Always err on the side of the music: Recording the first AACM sessions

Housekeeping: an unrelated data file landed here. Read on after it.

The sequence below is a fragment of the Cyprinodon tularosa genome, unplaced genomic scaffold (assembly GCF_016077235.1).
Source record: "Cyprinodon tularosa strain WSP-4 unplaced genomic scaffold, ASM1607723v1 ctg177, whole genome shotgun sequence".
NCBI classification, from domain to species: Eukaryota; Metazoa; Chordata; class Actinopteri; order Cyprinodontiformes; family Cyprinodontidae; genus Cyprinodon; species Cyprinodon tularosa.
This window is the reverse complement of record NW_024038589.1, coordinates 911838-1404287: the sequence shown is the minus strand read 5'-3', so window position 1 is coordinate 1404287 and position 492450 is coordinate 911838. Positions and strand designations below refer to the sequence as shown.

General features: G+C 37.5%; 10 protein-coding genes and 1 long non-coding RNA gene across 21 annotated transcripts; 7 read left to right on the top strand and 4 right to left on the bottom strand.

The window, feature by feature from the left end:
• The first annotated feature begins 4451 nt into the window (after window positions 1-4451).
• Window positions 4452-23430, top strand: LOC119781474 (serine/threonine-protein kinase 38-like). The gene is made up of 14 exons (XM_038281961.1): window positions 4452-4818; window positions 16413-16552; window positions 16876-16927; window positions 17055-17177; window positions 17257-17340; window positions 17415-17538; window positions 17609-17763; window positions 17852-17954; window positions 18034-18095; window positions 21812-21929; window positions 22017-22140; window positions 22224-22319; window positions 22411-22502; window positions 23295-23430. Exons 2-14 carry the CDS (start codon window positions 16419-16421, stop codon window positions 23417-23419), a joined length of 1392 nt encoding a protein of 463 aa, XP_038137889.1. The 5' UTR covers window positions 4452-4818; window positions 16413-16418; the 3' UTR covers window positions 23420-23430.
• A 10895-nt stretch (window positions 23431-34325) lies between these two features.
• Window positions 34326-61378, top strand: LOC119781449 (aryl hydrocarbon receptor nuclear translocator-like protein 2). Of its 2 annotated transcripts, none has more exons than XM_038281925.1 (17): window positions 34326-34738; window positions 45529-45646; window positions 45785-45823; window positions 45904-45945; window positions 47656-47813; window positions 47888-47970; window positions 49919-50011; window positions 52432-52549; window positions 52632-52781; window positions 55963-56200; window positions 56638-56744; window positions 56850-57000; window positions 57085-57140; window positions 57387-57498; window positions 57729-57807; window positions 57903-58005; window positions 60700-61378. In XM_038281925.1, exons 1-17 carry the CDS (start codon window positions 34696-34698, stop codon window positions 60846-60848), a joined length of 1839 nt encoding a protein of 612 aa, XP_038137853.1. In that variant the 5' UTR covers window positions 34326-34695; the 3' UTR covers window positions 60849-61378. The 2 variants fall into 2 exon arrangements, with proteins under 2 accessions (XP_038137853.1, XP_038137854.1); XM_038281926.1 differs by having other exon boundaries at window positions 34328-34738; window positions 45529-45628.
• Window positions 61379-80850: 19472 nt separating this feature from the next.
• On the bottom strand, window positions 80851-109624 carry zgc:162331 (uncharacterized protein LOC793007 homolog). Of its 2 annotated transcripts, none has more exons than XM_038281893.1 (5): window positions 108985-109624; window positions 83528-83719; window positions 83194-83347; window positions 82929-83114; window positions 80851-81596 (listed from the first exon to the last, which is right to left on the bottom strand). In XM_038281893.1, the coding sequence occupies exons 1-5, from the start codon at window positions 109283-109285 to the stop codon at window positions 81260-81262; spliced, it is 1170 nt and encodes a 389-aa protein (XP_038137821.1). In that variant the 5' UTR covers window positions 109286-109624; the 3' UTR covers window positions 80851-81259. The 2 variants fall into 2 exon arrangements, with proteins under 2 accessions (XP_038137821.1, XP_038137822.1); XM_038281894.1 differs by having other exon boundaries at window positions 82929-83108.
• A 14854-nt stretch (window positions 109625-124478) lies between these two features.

Tape Op’s Steve Silverstein seems slightly disappointed that there wasn’t more studio razzle-dazzle involved in the mid-1960s recordings of the first LPs by Association for the Advancement of Creative Musicians (AACM) members in Chicago. However he supplies a fascinating and unusual take on how such sessions as Roscoe Mitchell Sextet’s Sound, Muhal Richard Abrams‘ Levels and Degrees of Light, Joseph Jarman‘s Song For and a couple each by Lester Bowie, Kalaparusha Maurice McIntyre and Anthony Braxton were captured on tape. Speaking to producers like Chuck Nessa and Bob Koester, who supervised those discs, he finds out about studio details, instrument set up and placement and the width of tape used in the recordings. Silverstein also discovers from these sources that as well as the technical expertise efforts of Stu Black, who engineered most of the discs, the general recording philosophy was to interfere as little as possible with the musicians’ concepts; to not try to replicate a live performance in the studio; or conversely to use studio refinements to alter the group’s basic sounds.